Egypt's revolution has a common enemy, but no unity

Egypt's revolution has a common enemy, but no unity
Hosni Mubarak's acquittal has sparked outrage among anti-coup groups, but many concede they cannot unite because of their different goals.
3 min read
03 December, 2014
The unity among protesters from the early days of the revolution is gone [Getty]

Will the acquittals of the deposed president Hosni Mubarak, his former interior minister Habib al-Adly and several aides spur revolutionaries to mobilise and reunite?

The court ruling has outraged many groups. But it does not unite them in their beliefs and methods.

Gamal Eid, the head of the Arab Network for Human Rights Information, said his group did not share common beliefs with other anti-coup groups. 

"We have to define what we mean by unity, as every political movement has its own goals. Having a common enemy, that is Mubarak and his regime, does not mean we share the same goals.

"The Muslim Brotherhood wants to establish a religious state. Others want a civil state governed by the military behind the scenes. We reject both ideas as we cannot trust the military or the Brotherhood."

Eid said he hoped that armed confrontations did not take place over the acquittals, adding only "legitimate channels" of action, such as demonstrations, and calls for the trial of corrupt officials and those who killed protesters, were acceptable.

Ali Khafagi, a regional treasurer in the Brotherhood-linked Freedom and Justice Party, said he believed it was possible to unite "if other revolutionary forces wanted to cooperate with the Brotherhood youth and organise joint protests".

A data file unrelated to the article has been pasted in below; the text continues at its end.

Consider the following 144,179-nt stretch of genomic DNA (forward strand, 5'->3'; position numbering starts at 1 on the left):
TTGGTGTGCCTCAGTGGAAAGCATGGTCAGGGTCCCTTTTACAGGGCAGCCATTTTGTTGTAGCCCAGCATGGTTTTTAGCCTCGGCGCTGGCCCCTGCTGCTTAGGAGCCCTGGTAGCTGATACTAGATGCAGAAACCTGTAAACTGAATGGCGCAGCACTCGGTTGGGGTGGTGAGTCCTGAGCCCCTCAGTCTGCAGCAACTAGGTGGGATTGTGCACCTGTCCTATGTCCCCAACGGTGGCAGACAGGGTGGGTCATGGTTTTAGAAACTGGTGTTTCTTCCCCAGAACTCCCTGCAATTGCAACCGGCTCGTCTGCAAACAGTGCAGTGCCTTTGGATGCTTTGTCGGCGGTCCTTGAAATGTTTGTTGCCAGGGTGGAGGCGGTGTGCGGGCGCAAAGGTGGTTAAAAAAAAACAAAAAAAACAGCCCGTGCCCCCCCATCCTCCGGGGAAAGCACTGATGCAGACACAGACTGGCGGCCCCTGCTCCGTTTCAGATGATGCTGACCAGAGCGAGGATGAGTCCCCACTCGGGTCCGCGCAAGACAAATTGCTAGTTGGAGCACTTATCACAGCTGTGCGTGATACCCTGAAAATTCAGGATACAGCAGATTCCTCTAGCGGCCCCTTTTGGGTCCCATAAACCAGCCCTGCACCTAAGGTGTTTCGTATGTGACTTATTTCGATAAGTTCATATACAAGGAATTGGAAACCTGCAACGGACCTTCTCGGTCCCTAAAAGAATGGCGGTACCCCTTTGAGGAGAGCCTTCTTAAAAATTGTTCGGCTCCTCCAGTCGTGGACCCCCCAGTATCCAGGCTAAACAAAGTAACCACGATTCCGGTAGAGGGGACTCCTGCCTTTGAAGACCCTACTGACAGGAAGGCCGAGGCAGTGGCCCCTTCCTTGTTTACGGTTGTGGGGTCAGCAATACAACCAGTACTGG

However, Khafagi said he was not optimistic - as many anti-coup groups did not trust the Brotherhood either.

"The acquittal of Mubarak might push Egyptians to take the law into their own hands against the murderers," Khafagi said. "The youth know who killed the protesters in the January revolution and know who killed 1,500 people in the massacres in Rabaa and al-Nahda.

"They will see that their peaceful protests have had no effect, as all the criminals are now free, while protesters are being imprisoned for 15 years and someone in possession of a pin with a sign of Rabaa is being sentenced to 15 years."

     They will see their peaceful protests have had no effect, as all the criminals are now free.
- Ali Khfagi, Freedom and Justice party

University students

The vice-president of the Egyptian student union, Ahmed al-Baqri, said he did not believe students would engage in armed clashes with the security forces.

However, he said that he thought anger among the youth would increase and large protests, like the "Friday of Anger" on 28 January 2011, which crippled the ability of security forces to respond, would likely be seen again on Cairo's streets.

Baqri also said he believed the acquittals would unify the revolutionaries, and that the verdict came at the right time to unite the various factions after a period of division.

"The revolutionary movement will continue and the youth whose dreams have been stolen will regain those dreams and Egypt will become a modern democracy, governed by social justice for all segments of its society."

This is an edited translation from our Arabic edition.